China: the crash and the workers

Submitted by Matthew on 2 September, 2015 - 11:00 Author: Colin Foster

The bill for the Chinese government’s gaudy response to the global crash of 2008 is now falling due.

Then, the government promoted the biggest surge of investment in roads, bridges, railways, and buildings ever seen in world history. China has built a high-speed rail network bigger than all the rest of the world’s high-speed rail put together in just the few years since 2007.

As with capitalist investment booms generally, the flipside was a rise of debt held in expectation of the returns from the investment once completed. Total debt in the Chinese economy­­­ has soared since 2008, and is now equivalent to 282% of annual economic output.

There are few returns now or likely soon on much of the investment. In late 2014 two Chinese government researchers published an estimate that 37% of Chinese investment since 2009, $6.8 trillion worth, was wasted on building bridges to nowhere and offices or homes with no one in them. Local government authorities, which sponsored much of the investment, are in unsustainable debt. Many of the loans came from dodgy and opaque “shadow banking” outfits.

That is the background to China’s stock market crash, which started in June and accelerated on 24 August. The government instructed students at a top university’s graduation ceremony to chant: “Revive the A-shares, benefit the people!”, but that didn’t help.

There are good reasons for doubting that August 2015 is China’s equivalent of October 1929 in the USA. China’s stock market has less weight in China’s economy than Wall St had in the USA’s in 1929.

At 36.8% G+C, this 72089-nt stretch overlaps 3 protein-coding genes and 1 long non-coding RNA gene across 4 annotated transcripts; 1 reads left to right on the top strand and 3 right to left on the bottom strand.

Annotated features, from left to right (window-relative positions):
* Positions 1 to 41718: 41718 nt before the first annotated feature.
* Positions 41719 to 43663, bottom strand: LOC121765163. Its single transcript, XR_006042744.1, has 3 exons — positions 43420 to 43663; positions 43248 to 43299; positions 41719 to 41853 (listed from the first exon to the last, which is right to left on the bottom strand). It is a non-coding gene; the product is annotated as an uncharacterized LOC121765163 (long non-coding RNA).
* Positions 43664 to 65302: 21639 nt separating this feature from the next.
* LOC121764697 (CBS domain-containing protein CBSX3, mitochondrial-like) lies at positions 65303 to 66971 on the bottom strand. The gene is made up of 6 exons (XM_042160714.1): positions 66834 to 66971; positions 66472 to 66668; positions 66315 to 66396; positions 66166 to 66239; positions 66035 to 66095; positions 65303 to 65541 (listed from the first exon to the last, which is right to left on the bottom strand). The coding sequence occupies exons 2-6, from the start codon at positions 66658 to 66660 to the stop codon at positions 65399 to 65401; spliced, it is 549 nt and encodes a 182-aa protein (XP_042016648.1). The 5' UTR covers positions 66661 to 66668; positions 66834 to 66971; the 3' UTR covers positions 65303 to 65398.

The Economist magazine, though an evangel of free-market economics, thinks that the fact that China already has as permanent policy what the US and UK did as panic rescue measures in 2008 will limit the slump. “Thank the Chinese regime’s vice-like grip on its financial system... If it faced an economy-wide credit crunch, the government would (as it has in the past) simply order banks to lend more”.

The economist Nouriel Roubini, famous for “calling” the 2008 crash in advance, has been predicting a downturn in China ever since then. But even he expects total output growth of 6.5% in 2015 and around 5.5% in 2016. There are strong “virtuous spiral” trends in China: countryside-to-city labour migration, technological catch-up increasingly spinning off into autonomous technological advance, inflows of manufacturing investment.

Yet the managers of the USSR’s even more state-regulated economy found (as Jacques Sapir shows in his great study of economic fluctuations in the USSR) that such state control tends to produce a “business cycle” of investment splurges followed by cost overruns followed by clampdowns.

The picture for China’s “workshop of the world” manufacturing industry is gloomier for its economy as a whole, in which services are a bigger factor than manufacturing. Investment in infrastructure still showed a yearly growth rate of over 20% in 2014; but since 2012, total industrial production in China (not including construction) has been growing at only about half its rate before 2008. Foreign direct investment inflows in manufacturing have decreased since 2011.

One of the major motives for the Chinese government’s investment surge after 2008 will have been to keep social peace. Although independent trade unions and autonomous working-class political expression are illegal in China, in recent decades the country has seen more and more worker protests and strikes, often victorious.

Inequality has increased in China. Some estimates make it the most unequal major country in the world. Yet the government has been careful to keep wage rates rising, if not as fast as profits, and to limit unemployment.

Its ability to do that will decline; and in the thousands of protests and strikes, workers will have gained confidence to make further-reaching demands.

China Labour Bulletin reports: “In manufacturing industry, there has been a definite increase in the number of wage arrears cases since early 2014. The majority... are in the traditional manufacturing centres along the southeast coast, especially the Pearl River Delta, where factories are struggling to stay afloat as the economy slows, and prices and demand falls”.

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